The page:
|“My soul is full of longing
for the secret of the sea,
and the heart of the great ocean
sends a thrilling pulse through me.”
Henry Wadsworth Longfellow
|My friend and sister, ready for the uphill walk to a beautiful seaside temple.|
Similar to the churches and cathedrals of Europe, temples have the tendency to blur together. After visiting several they can start to all look the same and some of the beauty can be lost from over-exposure.
We visited in mid-August, and the blistering heat was a little disheartening. However since I have overseas visitors, it would behooves me to refrain from idle complaints. This beautiful temple is located along the coast, a short bus ride north-east of Busan. The monks knew what they were doing when they chose this location for a place of worship and meditation. The seaside location is quite unique as most temples in Korea are found in elevated locations.
|Do you have a big school test coming up? You can stop here and pray to the statues of academic achievement.|
Why do I get excited every single time I see the ocean? I love it! After walking down a lovely bamboo surrounded pathway, and down some rather steep stairs, we were rewarded with a glimpse of the deep blue sea and the temple resting at its edge.
I had the strongest urge to find a “comfy” rock, pull out my favorite copy of Longfellow’s poetry and spend an afternoon immersed in the richness around me. Then I remembered (sadly) that my Longfellow is at home in Minnesota, and I would most likely die of heat stroke if I sat for too long on the rocks. Oh well, maybe another time, maybe another time for reading that is, not dying of heat stroke.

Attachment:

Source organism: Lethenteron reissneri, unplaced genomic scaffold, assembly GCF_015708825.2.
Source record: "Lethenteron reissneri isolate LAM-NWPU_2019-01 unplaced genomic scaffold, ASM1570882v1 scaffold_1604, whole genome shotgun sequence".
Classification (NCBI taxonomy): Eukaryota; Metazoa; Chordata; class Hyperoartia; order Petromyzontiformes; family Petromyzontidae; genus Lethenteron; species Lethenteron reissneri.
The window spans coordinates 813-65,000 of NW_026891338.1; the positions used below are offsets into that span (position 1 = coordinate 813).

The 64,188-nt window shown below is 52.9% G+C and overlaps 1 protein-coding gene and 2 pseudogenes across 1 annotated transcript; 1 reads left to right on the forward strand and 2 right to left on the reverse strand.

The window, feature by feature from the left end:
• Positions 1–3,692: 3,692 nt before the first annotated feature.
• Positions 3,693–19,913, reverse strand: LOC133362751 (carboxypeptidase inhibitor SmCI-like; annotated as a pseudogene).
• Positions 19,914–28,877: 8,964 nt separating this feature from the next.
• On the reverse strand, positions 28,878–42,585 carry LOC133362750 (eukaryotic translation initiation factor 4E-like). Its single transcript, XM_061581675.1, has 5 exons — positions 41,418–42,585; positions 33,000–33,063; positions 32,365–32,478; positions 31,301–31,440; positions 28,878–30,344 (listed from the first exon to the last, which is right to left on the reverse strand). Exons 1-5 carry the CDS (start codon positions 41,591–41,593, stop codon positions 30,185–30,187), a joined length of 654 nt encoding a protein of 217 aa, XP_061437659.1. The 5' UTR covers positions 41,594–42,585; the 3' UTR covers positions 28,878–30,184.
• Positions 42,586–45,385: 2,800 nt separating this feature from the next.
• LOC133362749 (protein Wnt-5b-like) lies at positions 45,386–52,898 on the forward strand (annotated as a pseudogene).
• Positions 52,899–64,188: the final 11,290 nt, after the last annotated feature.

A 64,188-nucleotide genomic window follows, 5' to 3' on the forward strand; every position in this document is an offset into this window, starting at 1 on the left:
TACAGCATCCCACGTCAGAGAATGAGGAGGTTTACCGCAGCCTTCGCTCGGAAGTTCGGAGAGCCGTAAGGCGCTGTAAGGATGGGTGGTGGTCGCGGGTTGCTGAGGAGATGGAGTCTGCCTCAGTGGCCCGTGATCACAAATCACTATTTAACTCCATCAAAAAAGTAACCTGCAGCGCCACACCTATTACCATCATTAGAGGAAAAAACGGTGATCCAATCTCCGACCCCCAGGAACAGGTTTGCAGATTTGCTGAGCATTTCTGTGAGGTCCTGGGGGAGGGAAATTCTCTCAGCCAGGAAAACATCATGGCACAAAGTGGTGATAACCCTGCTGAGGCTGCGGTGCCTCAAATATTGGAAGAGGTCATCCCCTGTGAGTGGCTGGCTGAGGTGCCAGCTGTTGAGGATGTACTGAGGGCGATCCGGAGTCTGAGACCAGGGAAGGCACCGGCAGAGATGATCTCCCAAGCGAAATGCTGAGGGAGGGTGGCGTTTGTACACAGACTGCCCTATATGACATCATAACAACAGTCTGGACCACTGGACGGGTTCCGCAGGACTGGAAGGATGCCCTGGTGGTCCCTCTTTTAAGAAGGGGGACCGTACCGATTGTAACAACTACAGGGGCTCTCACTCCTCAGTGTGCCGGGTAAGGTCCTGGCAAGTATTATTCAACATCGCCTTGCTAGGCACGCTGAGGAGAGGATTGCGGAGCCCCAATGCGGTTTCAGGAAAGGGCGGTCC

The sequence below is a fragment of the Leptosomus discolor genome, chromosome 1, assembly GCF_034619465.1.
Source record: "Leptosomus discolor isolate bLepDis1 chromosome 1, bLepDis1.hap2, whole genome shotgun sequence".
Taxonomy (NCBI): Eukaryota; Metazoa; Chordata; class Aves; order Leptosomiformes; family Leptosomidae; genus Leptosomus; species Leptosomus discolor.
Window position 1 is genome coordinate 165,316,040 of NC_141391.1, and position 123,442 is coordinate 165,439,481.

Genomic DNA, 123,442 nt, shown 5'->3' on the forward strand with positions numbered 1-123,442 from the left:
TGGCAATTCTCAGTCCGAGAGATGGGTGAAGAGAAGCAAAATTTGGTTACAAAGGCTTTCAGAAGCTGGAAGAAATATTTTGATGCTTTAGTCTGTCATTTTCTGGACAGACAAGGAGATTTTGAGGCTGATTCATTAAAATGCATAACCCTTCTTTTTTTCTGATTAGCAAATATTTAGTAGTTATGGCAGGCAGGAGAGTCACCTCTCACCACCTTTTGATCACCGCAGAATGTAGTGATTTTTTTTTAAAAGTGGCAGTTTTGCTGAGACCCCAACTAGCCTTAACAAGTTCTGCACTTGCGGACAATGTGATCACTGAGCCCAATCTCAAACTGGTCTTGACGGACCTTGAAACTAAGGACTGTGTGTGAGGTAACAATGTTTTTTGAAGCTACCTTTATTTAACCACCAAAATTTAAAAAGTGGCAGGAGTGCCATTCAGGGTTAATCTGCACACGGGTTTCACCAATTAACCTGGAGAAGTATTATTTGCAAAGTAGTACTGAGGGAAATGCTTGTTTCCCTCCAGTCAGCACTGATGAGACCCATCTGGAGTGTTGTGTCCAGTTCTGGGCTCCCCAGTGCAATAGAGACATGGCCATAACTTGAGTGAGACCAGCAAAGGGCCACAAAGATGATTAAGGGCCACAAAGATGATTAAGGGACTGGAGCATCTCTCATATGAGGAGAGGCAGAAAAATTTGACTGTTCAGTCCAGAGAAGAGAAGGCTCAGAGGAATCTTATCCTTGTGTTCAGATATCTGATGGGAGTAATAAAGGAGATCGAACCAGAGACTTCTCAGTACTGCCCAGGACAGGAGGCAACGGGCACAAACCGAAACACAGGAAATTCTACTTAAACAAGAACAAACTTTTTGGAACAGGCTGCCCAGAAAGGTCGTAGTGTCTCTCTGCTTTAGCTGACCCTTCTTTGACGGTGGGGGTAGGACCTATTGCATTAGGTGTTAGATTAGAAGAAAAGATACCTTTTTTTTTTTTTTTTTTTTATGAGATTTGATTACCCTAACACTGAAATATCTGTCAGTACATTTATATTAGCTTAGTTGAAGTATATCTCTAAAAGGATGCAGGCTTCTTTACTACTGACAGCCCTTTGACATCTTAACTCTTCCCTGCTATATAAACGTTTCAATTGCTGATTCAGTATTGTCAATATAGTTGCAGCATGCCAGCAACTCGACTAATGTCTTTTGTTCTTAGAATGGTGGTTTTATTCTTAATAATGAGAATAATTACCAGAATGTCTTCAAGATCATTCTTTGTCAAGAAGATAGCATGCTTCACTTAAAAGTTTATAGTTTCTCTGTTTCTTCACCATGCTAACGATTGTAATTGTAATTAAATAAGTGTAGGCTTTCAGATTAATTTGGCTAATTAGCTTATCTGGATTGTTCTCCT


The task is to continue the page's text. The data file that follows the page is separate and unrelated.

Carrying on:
There is nothing like quality sister time under a parasol.
side note: My sister has also joined the ranks of the secret parasol society. We have great plans to send some parasols home as well. The parasol society will begin a new chapter: international relations with ………….. Minnesota.
|I haven’t a clue what the giant bronze pigs signify, but they were cute and therefore photo worthy.|
|I have still been trying to decide if I like these little guys, or find them slightly creepy. They remind me of a Buddhist version of a garden gnome.|
|Yes, this would be typical of my awesome sister. The funny girl has a tendency towards the irreverent.|
|This is the goddess of ………….. oh crap! No, not the goddess of crap, I just can’t pull the name out of the recesses of my brain. Note to self: always write things down because you think you will remember them, but you won’t.|
(recently discovered this is the Great Goddess Buddha of Mercy).
|My beautiful friend and beautiful sister, drinking in the serenity and peacefulness around them.|
I saw this tire on our walk in, but was too distracted by the beautiful, tall, white pagoda behind it. As we were leaving I paused to read the inscription expecting something profoundly spiritual.
“Traffic Safety Prayer Pagoda”
Obviously a beautiful seaside Temple is not complete unless there is a traffic safety pagoda. I believe a notice should go out to the other temples, they are missing out.
Traffic pagoda aside, I believe the Haedong Yonggungsa is one of the most beautifully situated temples I have ever seen.
Haedong Yonggungsa Temple (해동 용궁사)
86, Yonggung-gil, Gijang-eup, Gijang-gun, Busan
부산광역시 기장군 기장읍 용궁길 86
The old Haeundae Station (Busan Subway Line 2), Exit 7.
Take Bus 181 and get off at Yonggungsa Temple (용궁사)
(maybe a 10-15 minute ride, walk up the hill to the temple).